View Full Version : The Mac Landscape: Full of Empty Threats?
Nov 20, 2006, 08:59 PM
Link: The Mac Landscape: Full of Empty Threats? (http://www.macbytes.com/link.php?sid=20061120215947)
Posted on MacBytes.com (http://www.macbytes.com)
Approved by Mudbug
Nov 21, 2006, 09:47 AM
I'm glad this was listed under opinion because that's exactly what it is. The author is loathe to find anything more than speculatory evidence or tired rhetoric to bolster his point. This article is just another shining example of E|Week's unfathomable anti-Mac bias, making me wonder if E|Week is run by Microsoft, and just another reason why E|Week can go blow itself.
Nov 21, 2006, 10:01 AM
I've always thought the reason why Windows gets attacked so much is down to Microsoft. They aren't a nice company, so people want to take a piece off them.
However, the author's assertion that nobody cares about Macs is off, especially since he compares OSX to Solaris, a purely server OS. Sun systems tend to be attacked more because there are a lot of Solaris boxes out there that are never patched against announced vulnerabilities. Same with the older Linux installations.
In comparison OSX by default tells you that you are missing patches and what those patches are, so before the hackers have a chance to exploit the hole, people are already patching against it. It's one of the reasons Apple don't pre-announce their security updates like Microsoft. Exploits against Windows rise just after Redmond release their monthly patches, because the hackers know that either Microsoft stay quiet or inconvenience their customers with yet another patch. Apple keep the black-hat brigade guessing. What's the point of putting all your effort into an exploit if two hours before you release it into the wild Software Update starts alerting Mac users to update their systems.
Nov 21, 2006, 12:08 PM
I also thought that OSX's "holes" or security breaches were just that, but only on a certain level. *struggles to figure out how to explain this*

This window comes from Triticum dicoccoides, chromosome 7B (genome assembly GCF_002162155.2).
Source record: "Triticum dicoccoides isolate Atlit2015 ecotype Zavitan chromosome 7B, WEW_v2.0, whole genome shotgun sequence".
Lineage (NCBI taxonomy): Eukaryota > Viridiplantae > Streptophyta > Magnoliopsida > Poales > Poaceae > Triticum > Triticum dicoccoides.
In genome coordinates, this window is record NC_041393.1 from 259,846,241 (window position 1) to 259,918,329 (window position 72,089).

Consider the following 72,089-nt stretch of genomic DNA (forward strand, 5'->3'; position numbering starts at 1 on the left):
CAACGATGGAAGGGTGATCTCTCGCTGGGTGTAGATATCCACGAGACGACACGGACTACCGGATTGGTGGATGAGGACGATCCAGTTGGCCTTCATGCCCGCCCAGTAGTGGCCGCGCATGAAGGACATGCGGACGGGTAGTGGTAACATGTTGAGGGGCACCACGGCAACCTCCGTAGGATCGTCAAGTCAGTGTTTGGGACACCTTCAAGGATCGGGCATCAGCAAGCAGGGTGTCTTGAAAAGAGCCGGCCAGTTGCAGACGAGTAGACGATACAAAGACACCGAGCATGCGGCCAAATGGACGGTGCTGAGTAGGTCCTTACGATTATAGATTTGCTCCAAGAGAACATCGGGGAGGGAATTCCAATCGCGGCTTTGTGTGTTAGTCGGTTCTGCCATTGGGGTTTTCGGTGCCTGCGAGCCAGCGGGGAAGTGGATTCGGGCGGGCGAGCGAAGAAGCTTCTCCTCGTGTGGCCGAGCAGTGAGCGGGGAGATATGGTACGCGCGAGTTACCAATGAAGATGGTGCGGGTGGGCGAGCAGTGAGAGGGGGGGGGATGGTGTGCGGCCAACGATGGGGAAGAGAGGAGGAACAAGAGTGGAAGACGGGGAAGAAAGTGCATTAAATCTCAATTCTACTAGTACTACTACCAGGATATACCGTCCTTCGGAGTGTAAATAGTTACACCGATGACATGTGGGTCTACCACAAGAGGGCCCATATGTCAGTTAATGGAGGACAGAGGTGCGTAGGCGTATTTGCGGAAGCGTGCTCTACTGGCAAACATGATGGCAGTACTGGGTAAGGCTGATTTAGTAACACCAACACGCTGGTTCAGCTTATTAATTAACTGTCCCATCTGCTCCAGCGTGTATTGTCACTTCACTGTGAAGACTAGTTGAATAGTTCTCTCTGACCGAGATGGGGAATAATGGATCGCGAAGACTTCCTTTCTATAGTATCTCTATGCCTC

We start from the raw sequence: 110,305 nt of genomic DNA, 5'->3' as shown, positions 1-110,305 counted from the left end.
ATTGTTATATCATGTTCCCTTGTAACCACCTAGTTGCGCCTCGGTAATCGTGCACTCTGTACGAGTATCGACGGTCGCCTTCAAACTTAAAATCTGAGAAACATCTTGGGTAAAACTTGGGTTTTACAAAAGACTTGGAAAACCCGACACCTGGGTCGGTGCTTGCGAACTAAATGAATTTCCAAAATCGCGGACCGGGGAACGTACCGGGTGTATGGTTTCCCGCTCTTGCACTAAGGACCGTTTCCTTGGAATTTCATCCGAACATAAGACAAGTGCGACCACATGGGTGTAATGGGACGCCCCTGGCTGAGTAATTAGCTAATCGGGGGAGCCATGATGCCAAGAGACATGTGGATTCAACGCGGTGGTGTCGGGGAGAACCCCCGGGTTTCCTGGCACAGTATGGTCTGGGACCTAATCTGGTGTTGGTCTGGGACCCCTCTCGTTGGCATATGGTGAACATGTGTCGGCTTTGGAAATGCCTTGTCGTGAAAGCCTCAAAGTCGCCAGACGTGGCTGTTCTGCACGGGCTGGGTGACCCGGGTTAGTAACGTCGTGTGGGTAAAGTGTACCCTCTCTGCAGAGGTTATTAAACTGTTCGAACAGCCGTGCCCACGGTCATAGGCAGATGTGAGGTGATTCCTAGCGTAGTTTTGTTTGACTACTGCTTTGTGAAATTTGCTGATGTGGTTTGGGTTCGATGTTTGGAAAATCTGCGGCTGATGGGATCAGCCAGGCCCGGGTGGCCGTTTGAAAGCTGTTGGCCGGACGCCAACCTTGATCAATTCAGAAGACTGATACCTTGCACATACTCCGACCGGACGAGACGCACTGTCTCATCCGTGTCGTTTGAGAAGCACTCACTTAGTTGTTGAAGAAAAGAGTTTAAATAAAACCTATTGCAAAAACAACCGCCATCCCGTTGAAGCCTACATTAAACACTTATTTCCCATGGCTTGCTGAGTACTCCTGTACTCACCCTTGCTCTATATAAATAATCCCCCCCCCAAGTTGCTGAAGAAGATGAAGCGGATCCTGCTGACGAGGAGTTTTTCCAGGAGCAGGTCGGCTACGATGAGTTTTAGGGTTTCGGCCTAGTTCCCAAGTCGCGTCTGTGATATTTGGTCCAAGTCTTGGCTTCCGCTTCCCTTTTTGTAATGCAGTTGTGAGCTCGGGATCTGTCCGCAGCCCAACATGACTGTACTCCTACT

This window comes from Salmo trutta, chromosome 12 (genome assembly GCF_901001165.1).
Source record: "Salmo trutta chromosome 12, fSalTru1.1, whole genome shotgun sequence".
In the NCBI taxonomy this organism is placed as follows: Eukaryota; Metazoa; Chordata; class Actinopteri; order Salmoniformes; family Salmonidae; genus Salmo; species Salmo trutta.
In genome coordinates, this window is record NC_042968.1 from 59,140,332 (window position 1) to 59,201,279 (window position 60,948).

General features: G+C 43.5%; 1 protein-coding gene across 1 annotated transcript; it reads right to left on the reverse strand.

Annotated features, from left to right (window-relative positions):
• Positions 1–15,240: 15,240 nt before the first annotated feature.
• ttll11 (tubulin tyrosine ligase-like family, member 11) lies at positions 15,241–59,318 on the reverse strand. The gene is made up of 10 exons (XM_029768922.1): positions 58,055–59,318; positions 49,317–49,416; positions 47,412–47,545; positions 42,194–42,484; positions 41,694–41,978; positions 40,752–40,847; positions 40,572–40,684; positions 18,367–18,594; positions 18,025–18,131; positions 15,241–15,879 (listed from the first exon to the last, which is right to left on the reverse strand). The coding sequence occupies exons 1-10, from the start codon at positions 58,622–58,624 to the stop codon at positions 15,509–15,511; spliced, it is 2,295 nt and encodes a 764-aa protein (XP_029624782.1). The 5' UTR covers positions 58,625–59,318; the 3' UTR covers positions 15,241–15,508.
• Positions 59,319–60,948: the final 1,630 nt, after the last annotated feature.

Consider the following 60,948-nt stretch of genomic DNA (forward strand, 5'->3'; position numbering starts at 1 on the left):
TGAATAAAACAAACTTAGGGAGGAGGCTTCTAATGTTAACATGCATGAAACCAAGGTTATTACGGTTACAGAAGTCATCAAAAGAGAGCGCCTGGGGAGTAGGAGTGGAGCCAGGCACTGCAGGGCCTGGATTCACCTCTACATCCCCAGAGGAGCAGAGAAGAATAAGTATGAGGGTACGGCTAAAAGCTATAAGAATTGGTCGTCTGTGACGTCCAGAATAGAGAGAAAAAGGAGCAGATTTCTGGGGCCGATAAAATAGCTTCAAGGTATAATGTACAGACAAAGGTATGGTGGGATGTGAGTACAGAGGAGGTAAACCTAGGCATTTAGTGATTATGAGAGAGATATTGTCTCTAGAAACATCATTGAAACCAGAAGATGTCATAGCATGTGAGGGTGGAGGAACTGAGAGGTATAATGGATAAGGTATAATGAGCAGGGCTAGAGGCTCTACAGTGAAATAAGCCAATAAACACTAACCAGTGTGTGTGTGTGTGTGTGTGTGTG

I has been explained to me that OSX can be thought of as multi level system (outside of the unix idea) and that a security "hole" no matter how major it is would be extremely hard to take advantage of because it sits between two (or more) other layers that don't have holes in them. Like finding the chink in the armor, and all the armor layers below that.
So Theoretically if the only thing a hacker had to deal with was that one hole, they could do it, but they don't, they have to (in most cases) tackle multiple different layers many of which don't have security flaws (that we're aware of) or at least not ones that can be linked to create one good effective attack.
And I still don't believe this claim that no one cares about OSX. I'm a CS major,and I've come into contact with some very bright (albeit probably law abiding) kids that would love to see Mac OSX get a virus. So more people are familiar with "Windows". Pah. C++ is the same on both systems for the most part (especially if you strip the need for graphics or a GUI), and if you get into unix the security holes are the same. All you have to do is tear down OSX and understand it and it's flaw. Not an overnight job, but the same work I'd have to do to create something nasty for windows. Though it's not as if learning a new programming language is all that hard either :rolleyes:
Nov 21, 2006, 01:55 PM
It's obvious to the reader that this writer doesn't have any reasonable theories for why OSX isn't successfully exploited when even the less-popular Linux and Solaris are regularly. At least in the end he admits that he hasn't got a clue. Maybe that should have been a sign to him that his speculation can't be taken very seriously. I get the sense that he's a bit annoyed by his inability to explain this situation so he felt compelled to ascribe it in the end to "luck." That theory is as inoperative as any of the others. Nobody can remain lucky for long in the OS business -- somebody will always be trying to crack you. Next theory, please... this one sucks.
Nov 22, 2006, 08:51 AM
Bah. This guy is relying on "security" companies like Symantec for information about OS X vulnerabilities. The problem is, Symantec and the others have a vested interest in making the Mac look vulnerable.
Many of the vulnerabilities these companies report can only be exploited if one or more other vulnerabilities exist. It's like saying Fort Knox is insecure because one of the guards has narcolepsy. Less secure? Sure, but not insecure. Real security is built in layers so that if one layer fails, the next will likely make the stop. Market share has nothing to do with it.